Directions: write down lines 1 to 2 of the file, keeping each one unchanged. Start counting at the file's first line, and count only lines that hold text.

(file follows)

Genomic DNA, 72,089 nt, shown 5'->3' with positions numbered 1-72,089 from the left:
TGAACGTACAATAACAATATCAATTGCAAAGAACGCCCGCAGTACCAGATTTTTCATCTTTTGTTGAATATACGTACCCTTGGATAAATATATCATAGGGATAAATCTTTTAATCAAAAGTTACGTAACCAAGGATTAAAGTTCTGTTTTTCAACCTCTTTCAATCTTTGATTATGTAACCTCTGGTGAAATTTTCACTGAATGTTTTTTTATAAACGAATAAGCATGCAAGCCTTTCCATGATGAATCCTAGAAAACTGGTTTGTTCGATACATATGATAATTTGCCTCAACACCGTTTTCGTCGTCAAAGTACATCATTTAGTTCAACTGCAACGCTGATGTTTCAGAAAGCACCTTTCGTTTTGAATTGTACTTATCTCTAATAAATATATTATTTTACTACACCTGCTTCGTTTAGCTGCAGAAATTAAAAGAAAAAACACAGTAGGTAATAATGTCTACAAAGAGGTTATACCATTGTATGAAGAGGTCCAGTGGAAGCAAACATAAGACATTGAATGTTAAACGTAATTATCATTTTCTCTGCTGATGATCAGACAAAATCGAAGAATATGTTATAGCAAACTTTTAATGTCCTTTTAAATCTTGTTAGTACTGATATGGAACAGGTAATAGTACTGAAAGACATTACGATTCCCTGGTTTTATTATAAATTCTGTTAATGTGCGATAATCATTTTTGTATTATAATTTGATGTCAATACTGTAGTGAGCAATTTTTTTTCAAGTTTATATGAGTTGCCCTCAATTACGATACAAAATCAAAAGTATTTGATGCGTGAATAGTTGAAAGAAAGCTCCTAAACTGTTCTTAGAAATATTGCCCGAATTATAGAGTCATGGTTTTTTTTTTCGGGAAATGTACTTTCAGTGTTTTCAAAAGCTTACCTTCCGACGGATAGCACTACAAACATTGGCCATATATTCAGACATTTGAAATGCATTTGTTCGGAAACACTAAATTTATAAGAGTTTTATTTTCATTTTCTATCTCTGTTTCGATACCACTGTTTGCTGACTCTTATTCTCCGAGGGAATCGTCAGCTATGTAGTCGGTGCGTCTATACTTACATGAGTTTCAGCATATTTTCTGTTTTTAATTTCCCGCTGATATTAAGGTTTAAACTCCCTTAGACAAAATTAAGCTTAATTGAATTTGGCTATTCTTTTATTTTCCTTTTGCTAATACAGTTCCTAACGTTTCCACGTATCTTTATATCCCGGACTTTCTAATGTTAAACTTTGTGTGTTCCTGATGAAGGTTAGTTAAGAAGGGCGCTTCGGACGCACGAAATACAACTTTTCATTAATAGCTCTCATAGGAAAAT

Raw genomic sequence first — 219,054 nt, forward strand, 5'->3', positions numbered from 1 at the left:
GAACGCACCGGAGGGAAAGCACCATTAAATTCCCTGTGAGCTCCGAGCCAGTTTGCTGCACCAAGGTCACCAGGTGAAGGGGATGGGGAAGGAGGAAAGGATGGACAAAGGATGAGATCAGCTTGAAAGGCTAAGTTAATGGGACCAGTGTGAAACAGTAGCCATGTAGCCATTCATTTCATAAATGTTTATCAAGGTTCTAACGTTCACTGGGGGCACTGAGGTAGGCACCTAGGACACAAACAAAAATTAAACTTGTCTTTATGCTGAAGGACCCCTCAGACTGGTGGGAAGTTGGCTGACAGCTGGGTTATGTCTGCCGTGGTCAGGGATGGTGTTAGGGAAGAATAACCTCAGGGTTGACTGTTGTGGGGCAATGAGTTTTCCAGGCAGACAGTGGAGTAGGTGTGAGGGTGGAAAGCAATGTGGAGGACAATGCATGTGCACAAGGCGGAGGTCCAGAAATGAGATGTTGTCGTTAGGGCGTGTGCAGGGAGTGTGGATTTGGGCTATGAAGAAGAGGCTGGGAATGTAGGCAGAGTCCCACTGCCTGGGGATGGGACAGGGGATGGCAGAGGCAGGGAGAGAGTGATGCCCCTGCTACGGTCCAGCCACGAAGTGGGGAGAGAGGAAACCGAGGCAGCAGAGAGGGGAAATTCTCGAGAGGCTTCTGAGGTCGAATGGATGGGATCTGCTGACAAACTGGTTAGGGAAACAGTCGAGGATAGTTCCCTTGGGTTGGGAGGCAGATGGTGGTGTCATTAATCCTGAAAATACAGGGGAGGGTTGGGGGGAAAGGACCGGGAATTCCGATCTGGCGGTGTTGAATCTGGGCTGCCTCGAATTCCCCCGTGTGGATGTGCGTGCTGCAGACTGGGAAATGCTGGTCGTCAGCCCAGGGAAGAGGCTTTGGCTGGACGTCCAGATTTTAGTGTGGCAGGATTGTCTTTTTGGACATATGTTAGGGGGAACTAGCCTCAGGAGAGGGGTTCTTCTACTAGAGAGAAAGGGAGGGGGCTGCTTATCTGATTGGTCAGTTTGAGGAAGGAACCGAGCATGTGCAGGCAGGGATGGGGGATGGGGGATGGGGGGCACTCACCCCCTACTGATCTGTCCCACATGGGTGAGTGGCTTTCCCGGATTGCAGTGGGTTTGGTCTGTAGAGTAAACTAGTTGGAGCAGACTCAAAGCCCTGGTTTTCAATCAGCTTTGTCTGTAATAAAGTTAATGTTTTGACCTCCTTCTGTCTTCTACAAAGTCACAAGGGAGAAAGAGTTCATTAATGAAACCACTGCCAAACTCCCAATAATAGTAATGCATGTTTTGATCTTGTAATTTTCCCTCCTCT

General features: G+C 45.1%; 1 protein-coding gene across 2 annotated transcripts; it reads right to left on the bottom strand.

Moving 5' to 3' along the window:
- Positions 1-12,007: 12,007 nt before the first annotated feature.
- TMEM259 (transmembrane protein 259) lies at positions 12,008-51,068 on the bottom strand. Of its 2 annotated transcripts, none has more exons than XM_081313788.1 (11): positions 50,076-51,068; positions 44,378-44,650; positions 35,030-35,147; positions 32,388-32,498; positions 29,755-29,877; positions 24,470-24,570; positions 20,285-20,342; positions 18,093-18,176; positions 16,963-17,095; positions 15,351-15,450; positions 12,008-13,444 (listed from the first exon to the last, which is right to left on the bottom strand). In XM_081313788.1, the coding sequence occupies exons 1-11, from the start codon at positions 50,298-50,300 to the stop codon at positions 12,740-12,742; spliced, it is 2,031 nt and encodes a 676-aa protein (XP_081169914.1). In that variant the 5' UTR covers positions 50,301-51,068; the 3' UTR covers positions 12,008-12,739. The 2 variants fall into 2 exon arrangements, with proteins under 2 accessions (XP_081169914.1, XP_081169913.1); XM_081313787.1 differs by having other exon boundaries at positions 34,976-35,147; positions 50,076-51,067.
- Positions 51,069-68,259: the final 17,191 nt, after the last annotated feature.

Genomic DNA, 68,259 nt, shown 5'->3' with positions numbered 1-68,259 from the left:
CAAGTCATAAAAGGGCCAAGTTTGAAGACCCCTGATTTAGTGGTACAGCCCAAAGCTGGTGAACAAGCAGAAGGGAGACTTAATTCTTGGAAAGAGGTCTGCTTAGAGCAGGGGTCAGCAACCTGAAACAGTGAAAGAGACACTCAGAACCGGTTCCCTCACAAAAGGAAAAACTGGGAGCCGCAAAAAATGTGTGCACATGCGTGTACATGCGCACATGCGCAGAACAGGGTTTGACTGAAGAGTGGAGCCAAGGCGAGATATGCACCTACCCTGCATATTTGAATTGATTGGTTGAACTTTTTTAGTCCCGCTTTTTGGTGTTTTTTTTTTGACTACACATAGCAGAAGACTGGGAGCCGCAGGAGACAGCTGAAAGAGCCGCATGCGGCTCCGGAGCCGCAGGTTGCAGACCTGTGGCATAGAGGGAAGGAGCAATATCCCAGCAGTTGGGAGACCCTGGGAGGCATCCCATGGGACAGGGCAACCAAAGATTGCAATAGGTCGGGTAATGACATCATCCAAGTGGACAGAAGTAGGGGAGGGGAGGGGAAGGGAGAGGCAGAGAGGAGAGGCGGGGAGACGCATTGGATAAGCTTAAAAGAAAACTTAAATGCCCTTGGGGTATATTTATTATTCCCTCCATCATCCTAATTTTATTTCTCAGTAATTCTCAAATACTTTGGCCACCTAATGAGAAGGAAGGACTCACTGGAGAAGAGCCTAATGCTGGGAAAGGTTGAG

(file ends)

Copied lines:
Genomic DNA, 72,089 nt, shown 5'->3' with positions numbered 1-72,089 from the left:
TGAACGTACAATAACAATATCAATTGCAAAGAACGCCCGCAGTACCAGATTTTTCATCTTTTGTTGAATATACGTACCCTTGGATAAATATATCATAGGGATAAATCTTTTAATCAAAAGTTACGTAACCAAGGATTAAAGTTCTGTTTTTCAACCTCTTTCAATCTTTGATTATGTAACCTCTGGTGAAATTTTCACTGAATGTTTTTTTATAAACGAATAAGCATGCAAGCCTTTCCATGATGAATCCTAGAAAACTGGTTTGTTCGATACATATGATAATTTGCCTCAACACCGTTTTCGTCGTCAAAGTACATCATTTAGTTCAACTGCAACGCTGATGTTTCAGAAAGCACCTTTCGTTTTGAATTGTACTTATCTCTAATAAATATATTATTTTACTACACCTGCTTCGTTTAGCTGCAGAAATTAAAAGAAAAAACACAGTAGGTAATAATGTCTACAAAGAGGTTATACCATTGTATGAAGAGGTCCAGTGGAAGCAAACATAAGACATTGAATGTTAAACGTAATTATCATTTTCTCTGCTGATGATCAGACAAAATCGAAGAATATGTTATAGCAAACTTTTAATGTCCTTTTAAATCTTGTTAGTACTGATATGGAACAGGTAATAGTACTGAAAGACATTACGATTCCCTGGTTTTATTATAAATTCTGTTAATGTGCGATAATCATTTTTGTATTATAATTTGATGTCAATACTGTAGTGAGCAATTTTTTTTCAAGTTTATATGAGTTGCCCTCAATTACGATACAAAATCAAAAGTATTTGATGCGTGAATAGTTGAAAGAAAGCTCCTAAACTGTTCTTAGAAATATTGCCCGAATTATAGAGTCATGGTTTTTTTTTTCGGGAAATGTACTTTCAGTGTTTTCAAAAGCTTACCTTCCGACGGATAGCACTACAAACATTGGCCATATATTCAGACATTTGAAATGCATTTGTTCGGAAACACTAAATTTATAAGAGTTTTATTTTCATTTTCTATCTCTGTTTCGATACCACTGTTTGCTGACTCTTATTCTCCGAGGGAATCGTCAGCTATGTAGTCGGTGCGTCTATACTTACATGAGTTTCAGCATATTTTCTGTTTTTAATTTCCCGCTGATATTAAGGTTTAAACTCCCTTAGACAAAATTAAGCTTAATTGAATTTGGCTATTCTTTTATTTTCCTTTTGCTAATACAGTTCCTAACGTTTCCACGTATCTTTATATCCCGGACTTTCTAATGTTAAACTTTGTGTGTTCCTGATGAAGGTTAGTTAAGAAGGGCGCTTCGGACGCACGAAATACAACTTTTCATTAATAGCTCTCATAGGAAAAT